Change of workplace – towards a more flexible definition of the geographical area?

In a noteworthy decision handed down on January 24, 2024 (Cour de cassation, civil, Social Division, January 24, 2024, 22-19.752), the French Supreme Court set out new criteria for assessing the notion of “geographical sector”.

 

  • The current situation regarding changes to the place of work

Unless the contract provides for a mobility clause, and in the absence of a clear and precise contractual or conventional clause stipulating that the employee will carry out his duties exclusively at this location, a change of workplace does not necessarily constitute a modification of the employment contract requiring the employee’s agreement(1).

A change of workplace only constitutes a modification of the contract if the employee moves to another geographical area.

This raises the question of the definition of the geographical sector.

Although the Cour de cassation itself defined this concept in 1998, it gave no definition of it, simply referring to the sovereign assessment of the trial judges, requiring only that this assessment of the identity of the geographical sector be based on objective factors.

While in practice this may have led the High Court to validate contradictory decisions in similar cases, thus rendering the notion of the geographical sector uncertain, “classic” criteria are nevertheless emerging from the case law:

– employment basin identity

– distance between old and new workplace

– accessibility of the workplace (ease of travel, public transport network, road network and traffic conditions): in this respect, the existence of direct links between the two sites enables judges to deduce that they are located in the same geographical area.

It should be noted that judges often apply a combination of these different criteria to assess the identity or otherwise of the geographical sector.

 

  • On the application of new criteria by the Cour de cassation in its January 24, 2024 ruling

» The facts

In this 1st case, the employee had been hired as an order picker/dock agent by ACR Logistics France with effect from March 16, 2005. The employment contract had been transferred to ID Logisitics France with effect from November 1, 2013.

By letter dated November 29, 2013, the employee had been informed that her place of work was to be transferred to another commune, 35 kilometers from her usual place of work, by April 2014 at the latest.

She was dismissed for gross misconduct on May 22, 2014 due to her refusal to integrate her new workplace.

The Aix-en-Provence Court of Appeal ruled that the dismissal was without real or serious cause, considering that the two sites were not part of the same geographical area.

 

“The Cour de cassation validates the singular assessment criteria used by the trial judges.

In support of its appeal, the employer argued that the two sites were located in the same employment basin and therefore in the same geographical area, since :

– a distance of only 35 kilometers separated the two sites;

– the distance between the two sites by car was only 36 minutes;

– both sites belonged to the same Var department (83), and were under the authority of the same Var Chamber of Commerce and Industry;

– the two cities were both linked by major roads and motorways, including an expressway.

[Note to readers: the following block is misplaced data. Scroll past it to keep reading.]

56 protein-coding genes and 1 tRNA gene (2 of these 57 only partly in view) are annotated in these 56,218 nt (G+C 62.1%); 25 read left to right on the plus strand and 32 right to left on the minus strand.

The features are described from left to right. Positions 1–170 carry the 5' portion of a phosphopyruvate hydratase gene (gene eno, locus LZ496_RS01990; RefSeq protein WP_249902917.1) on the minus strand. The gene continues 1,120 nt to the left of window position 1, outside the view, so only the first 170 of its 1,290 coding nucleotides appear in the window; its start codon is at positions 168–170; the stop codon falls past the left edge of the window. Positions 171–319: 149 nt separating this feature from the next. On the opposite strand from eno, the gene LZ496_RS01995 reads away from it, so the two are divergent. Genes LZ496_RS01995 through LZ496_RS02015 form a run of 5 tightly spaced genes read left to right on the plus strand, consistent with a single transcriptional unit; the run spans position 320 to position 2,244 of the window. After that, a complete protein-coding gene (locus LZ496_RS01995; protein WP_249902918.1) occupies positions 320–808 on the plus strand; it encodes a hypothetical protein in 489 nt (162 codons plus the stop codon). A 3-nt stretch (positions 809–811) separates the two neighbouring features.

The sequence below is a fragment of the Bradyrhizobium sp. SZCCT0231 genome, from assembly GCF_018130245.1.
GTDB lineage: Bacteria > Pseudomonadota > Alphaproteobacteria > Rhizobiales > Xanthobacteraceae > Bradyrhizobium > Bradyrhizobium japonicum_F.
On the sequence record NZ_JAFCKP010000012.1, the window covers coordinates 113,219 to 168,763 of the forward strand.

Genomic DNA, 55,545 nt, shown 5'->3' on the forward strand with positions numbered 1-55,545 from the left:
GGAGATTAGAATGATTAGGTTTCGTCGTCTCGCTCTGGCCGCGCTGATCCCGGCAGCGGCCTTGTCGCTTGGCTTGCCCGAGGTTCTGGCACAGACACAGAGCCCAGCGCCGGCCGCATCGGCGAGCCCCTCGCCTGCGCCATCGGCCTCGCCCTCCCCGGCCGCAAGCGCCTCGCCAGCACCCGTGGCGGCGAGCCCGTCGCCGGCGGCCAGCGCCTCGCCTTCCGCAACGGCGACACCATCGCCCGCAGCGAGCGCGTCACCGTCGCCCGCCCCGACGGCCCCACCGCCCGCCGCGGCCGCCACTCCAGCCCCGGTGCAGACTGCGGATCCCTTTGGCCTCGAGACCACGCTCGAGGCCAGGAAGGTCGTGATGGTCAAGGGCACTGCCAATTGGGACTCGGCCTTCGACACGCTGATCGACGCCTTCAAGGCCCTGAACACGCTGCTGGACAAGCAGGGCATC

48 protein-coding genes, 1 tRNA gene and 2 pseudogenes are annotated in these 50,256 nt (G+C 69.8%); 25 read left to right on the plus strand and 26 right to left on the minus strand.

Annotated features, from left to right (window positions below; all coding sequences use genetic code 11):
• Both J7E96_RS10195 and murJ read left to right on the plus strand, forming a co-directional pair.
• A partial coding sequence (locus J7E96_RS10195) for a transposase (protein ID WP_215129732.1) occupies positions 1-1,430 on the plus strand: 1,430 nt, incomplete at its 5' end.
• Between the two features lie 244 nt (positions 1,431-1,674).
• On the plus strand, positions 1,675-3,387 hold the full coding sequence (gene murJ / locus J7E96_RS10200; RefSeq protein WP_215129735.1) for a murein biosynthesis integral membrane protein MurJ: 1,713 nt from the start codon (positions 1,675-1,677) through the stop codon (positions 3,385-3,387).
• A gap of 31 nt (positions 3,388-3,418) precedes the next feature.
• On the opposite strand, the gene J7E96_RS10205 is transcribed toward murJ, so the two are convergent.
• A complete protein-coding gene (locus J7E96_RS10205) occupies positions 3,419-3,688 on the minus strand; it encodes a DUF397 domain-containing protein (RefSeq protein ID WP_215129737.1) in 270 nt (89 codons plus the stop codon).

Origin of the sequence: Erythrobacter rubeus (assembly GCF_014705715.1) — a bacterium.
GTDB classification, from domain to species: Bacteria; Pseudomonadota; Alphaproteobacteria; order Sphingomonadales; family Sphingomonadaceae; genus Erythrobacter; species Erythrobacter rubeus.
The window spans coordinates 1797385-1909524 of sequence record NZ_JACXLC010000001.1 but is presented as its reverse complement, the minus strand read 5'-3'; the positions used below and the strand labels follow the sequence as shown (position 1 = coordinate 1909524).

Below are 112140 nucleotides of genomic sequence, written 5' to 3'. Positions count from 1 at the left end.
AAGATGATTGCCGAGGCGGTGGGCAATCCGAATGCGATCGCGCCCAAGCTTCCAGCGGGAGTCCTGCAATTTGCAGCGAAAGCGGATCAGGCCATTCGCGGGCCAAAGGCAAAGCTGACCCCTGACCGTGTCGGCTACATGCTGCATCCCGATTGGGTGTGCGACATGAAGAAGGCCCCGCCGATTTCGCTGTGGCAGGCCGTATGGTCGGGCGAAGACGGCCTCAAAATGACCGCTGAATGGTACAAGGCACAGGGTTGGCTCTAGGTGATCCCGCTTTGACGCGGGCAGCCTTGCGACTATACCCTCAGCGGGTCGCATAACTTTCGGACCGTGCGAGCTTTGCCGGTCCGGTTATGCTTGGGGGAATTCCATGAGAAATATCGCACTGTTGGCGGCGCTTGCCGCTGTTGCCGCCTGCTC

The appeal judges, on the other hand, took the view that the two sites did not belong to the same employment basin, on the following grounds:

– the two towns are 35 kilometers apart and are not located in the same employment basin;

– in view of working hours, it is clear that carpooling is difficult to set up;

– the employer has not produced any evidence to show that public transport is easily accessible between the two communes during the employee’s working hours; – moreover, the use of a private vehicle, in terms of fatigue and financial costs, generates additional constraints due to the hours and distance involved, which modify the terms of the contract.

 

The Cour de cassation validated the assessment of the trial judges in the following terms:

“In the light of its findings concerning the distance between the two sites and the means of transport serving them, the Court of Appeal, which noted that they were not part of the same geographical area, correctly deduced, leaving aside the over-abundant reasons criticized by the first two branches of the plea, that the employer had committed a contractual fault by imposing a new place of assignment on the employee and could not reproach her for her refusal to join the site to which it had decided to assign her.”

The Cour de cassation thus validates the new criteria used by the Cour d’appel in assessing the identity of the geographical sector, namely :

– the possibility of carpooling;

– the fatigue and financial costs generated by the use of a personal vehicle due to working hours and distance, these additional constraints modifying, according to the judges, the terms of the contract.

While the objectivity of such criteria may be questionable (since the assessment of fatigue and financial costs is a priori specific to each employee, and therefore subjective), the scope of this unpublished ruling remains to be clarified.

We will therefore be watching future rulings on this subject with interest.

In the meantime, employers are urged to adopt the utmost rigor when drafting contractual clauses relating to the workplace.

 

(1) provided that the nature of the job does not in itself imply a certain degree of geographical mobility, or that the change of workplace is not of an exceptional nature.

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